Token disclaimer: I do love my husband. I don't want to think about life without him, and we really do miss him when he's gone, but you already know that, because I've said it before. I don't feel the need to re-list his good qualities to prove my love for him before I say this next part.

Daniel and I are a team. A set, if you will. He brings strengths into the marriage and is the head of our family, but I bring strengths too. We are both strong individuals that become an unstoppable rebel force when united! We are not halves of a whole that can not function alone, we are two wholes that combined are greater than the sum of our parts. Chew on that, math peeps.
If, heaven forbid, a challenge came our way that caused us to be separated, for a season or the remainder of our lives here, I would do everything in my power to soldier on. I know the cool thing is to say I'd be unable to survive, and I've no doubt I'd feel that way on many days, but I would have to suck it up. I want my child to know that her mother is a strong woman, who will take any trial the Lord chooses to hand her with as much grace as she can possibly muster. Heavenly Father has given so many women throughout history trials that forced them to be without their husbands (the first missionaries spring to mind), and I really don't think those will be judged as better who put the most performance into falling apart, with the ones who chose to raise stalwart children in spite of circumstances and with nary a complaint on the bottom of the stack. Thank goodness Heaven isn't run by the producers of America's Next Top Model. Drama shouldn't always be queen.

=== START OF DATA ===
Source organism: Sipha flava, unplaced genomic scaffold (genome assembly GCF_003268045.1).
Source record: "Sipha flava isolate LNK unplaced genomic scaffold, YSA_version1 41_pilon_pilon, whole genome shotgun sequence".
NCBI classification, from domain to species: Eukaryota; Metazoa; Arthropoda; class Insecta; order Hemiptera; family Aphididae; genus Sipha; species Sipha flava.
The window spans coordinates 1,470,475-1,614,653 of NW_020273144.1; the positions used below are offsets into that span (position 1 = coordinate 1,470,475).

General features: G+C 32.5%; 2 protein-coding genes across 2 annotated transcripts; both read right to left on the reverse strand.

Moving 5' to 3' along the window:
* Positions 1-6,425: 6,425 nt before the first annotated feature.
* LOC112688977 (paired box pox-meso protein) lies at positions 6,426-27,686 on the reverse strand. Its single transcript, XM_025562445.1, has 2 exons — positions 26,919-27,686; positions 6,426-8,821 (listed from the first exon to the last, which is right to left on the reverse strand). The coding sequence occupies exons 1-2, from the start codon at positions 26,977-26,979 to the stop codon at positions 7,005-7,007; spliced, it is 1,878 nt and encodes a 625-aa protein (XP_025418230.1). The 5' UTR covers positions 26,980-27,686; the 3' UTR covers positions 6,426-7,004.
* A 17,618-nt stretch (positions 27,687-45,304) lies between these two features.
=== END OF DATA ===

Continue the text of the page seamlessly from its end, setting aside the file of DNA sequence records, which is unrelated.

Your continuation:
Women like Bella, who fall apart when challenges come, are not my heroes.
These are my heroes:
My friend, who went to the ICU every single day alone for several months to be with her very premature son, while her husband served our country in Iraq. If I could handle half the challenges you did with half the courage, grace, and good cheer, I'd construct a monument to myself that would dwarf the statue of liberty.
Another friend, a widow with 6 young kids, who still goes through the trouble of teaching them all the traditions and values she and her husband worked so hard to establish, all while mending her broken heart, still making everyone around her feel like her best friend, flashing her million dollar smile, and wearing make-up every single day (a feat I don't even pull off with only one kid at home and my husband to help me out).
My mom, who didn't even flinch at being alone when a call would come in the middle of the night asking for the Bishop and my dad would have to go. A woman who doesn't flinch now, when business calls him away and she has to take care of everything in the house herself for 2 weeks out of 4.